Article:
How many more initial public offerings can the equity markets swallow without bursting? “A lot,” seems to be the estimation of investment bankers and issuers that are planning coming-out parties for the fourth quarter.
An already large IPO pipeline expanded in the third quarter, with 85 companies submitting initial filings to the Securities and Exchange Commission, according to Renaissance Capital. That was the most in a third quarter since 2007. The queue to list on U.S. exchanges stood at 142 companies (with $31 billion in stock to sell) on October 2.
This comes on the heels of the record-breaking, $22 billion IPO of Chinese e-commerce leviathan Alibaba. Alibaba had “a conservative valuation and compelling story,” says Renaissance Capital, which led to a 38% price “pop” on the first trading day.
But the real story behind Alibaba’s transaction is that there may still be some sanity about new issues. Even Alibaba couldn’t sustain its day-one bang, falling from a high of about $99 per share to near $86 last week.
In addition, although IPOs raised $37 billion in the third quarter, 55% of them priced below the initial range, Renaissance’s numbers show.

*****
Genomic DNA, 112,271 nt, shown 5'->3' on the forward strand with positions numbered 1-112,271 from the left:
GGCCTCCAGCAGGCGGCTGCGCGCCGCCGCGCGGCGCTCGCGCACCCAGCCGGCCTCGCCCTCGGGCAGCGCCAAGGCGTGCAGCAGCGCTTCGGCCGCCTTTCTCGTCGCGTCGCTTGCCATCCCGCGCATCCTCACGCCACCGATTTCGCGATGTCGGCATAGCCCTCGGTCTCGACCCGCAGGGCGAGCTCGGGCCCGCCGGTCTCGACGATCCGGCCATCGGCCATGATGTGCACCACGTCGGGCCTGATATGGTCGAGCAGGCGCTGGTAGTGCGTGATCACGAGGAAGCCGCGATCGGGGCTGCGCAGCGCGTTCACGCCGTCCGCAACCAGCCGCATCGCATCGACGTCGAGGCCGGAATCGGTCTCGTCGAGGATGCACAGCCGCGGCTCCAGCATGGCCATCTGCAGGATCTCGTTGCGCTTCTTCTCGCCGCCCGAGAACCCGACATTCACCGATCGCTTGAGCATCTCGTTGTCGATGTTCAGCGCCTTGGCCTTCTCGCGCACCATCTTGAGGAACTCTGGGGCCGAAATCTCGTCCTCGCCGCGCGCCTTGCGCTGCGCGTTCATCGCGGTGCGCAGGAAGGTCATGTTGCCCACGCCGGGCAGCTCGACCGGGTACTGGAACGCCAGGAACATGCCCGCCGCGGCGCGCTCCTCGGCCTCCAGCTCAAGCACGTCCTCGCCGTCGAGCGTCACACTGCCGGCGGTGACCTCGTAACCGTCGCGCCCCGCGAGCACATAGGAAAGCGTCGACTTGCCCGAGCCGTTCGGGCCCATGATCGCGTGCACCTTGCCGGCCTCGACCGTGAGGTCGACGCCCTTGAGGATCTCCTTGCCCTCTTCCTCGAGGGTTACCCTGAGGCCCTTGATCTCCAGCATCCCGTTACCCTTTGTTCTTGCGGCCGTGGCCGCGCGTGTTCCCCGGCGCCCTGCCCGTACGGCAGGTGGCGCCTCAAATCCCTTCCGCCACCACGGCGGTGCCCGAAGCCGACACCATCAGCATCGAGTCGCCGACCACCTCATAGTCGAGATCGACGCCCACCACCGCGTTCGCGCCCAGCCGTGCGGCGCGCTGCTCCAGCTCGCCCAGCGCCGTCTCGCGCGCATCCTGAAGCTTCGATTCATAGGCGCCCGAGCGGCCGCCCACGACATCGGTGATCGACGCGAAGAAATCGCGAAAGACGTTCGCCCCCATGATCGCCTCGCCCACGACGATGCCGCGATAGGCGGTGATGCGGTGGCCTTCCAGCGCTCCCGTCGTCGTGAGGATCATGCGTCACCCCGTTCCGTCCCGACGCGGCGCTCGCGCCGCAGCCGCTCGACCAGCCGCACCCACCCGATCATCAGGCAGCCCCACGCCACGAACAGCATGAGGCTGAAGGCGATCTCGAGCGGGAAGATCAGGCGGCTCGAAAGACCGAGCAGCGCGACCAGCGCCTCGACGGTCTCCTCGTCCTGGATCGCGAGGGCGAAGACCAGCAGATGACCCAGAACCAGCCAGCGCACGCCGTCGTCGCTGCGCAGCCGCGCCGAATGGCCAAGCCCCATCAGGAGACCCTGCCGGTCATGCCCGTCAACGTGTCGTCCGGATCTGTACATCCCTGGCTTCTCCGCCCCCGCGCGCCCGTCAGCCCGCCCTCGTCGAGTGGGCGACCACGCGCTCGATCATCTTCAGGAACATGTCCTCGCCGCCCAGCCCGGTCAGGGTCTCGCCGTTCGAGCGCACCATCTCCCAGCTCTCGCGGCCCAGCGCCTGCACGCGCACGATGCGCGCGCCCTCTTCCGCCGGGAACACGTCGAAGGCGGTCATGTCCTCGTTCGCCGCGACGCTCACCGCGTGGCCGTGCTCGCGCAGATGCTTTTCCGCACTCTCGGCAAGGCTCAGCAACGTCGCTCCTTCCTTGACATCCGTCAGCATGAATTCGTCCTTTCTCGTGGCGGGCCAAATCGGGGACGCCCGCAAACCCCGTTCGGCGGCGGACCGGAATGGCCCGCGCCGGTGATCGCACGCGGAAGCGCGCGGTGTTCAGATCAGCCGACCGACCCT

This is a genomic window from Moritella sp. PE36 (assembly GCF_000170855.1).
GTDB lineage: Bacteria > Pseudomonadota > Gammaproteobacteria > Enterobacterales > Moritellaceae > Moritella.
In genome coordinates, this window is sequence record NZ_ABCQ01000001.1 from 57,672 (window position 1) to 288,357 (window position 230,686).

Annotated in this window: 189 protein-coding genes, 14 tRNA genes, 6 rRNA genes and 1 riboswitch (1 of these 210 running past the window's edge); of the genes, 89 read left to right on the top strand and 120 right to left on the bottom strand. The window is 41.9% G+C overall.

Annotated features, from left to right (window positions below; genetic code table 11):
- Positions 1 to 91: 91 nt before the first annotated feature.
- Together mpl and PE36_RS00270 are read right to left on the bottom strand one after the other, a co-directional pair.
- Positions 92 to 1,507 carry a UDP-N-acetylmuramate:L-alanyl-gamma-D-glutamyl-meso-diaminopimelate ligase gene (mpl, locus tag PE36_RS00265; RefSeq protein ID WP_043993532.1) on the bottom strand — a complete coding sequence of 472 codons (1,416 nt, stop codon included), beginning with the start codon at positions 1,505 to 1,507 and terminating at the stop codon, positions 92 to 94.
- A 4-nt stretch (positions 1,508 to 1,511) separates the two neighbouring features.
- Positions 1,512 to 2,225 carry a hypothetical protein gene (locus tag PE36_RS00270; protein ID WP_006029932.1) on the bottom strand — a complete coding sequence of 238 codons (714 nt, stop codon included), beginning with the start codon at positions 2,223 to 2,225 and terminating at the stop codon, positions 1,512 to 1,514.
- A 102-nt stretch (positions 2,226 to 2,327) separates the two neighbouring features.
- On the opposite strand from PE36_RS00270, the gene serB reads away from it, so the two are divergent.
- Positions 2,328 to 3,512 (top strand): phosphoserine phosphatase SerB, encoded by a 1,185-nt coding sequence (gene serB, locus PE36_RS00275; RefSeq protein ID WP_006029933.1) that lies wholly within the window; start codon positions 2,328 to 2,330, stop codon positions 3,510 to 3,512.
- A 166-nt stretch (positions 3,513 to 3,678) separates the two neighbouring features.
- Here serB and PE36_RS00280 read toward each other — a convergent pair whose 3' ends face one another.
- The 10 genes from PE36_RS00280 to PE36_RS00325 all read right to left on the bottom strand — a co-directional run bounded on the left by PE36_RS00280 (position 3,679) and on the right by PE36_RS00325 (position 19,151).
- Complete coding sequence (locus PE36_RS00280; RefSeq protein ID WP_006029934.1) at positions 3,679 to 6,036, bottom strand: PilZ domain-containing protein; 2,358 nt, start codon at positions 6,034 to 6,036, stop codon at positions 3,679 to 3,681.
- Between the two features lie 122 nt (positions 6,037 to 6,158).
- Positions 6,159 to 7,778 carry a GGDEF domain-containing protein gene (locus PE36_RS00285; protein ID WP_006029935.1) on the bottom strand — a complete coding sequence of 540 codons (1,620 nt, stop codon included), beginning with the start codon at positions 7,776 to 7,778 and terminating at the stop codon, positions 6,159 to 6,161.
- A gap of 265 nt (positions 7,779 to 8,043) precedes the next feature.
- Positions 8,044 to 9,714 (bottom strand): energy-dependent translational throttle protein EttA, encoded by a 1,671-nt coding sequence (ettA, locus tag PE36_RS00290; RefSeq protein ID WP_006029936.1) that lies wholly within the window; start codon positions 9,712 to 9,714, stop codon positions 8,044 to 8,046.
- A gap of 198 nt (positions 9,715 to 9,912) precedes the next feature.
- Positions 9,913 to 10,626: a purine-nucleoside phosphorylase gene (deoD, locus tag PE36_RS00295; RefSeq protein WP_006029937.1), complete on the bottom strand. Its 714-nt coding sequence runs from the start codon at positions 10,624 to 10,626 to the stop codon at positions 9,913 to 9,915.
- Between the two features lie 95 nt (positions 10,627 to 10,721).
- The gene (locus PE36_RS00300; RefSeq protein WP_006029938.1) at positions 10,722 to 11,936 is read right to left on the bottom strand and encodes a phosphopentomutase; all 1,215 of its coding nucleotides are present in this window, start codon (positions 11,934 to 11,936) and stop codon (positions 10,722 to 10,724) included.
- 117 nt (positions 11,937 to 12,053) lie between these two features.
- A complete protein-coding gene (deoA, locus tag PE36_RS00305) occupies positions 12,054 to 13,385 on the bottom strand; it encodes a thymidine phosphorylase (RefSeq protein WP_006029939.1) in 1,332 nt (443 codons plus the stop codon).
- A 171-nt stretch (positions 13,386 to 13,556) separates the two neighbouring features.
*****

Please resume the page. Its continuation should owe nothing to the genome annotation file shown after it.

“Investors balked at the valuation of many biotechs and financial companies,” says Renaissance. “Unlike the second quarter, the worst-performing IPOs were not hobbled by a major market correction, and their poor performance relates more to company-specific issues,” Renaissance says. That suggests some ability for this market to discriminate.
Finally, in the aftermarket, the average total return for all IPOs in the third quarter was 21%, not heady by any means. In the fourth quarter of 2013, comparatively, shares of newly trading companies skyrocketed by 46%.
However, the fourth quarter may prove challenging digestively: five or more billion-dollar deals may price, and equity indices wilted in the first few days of October. Still, as Renaissance points out, so far “the 2014 IPO market has proven resilient to minor shocks.”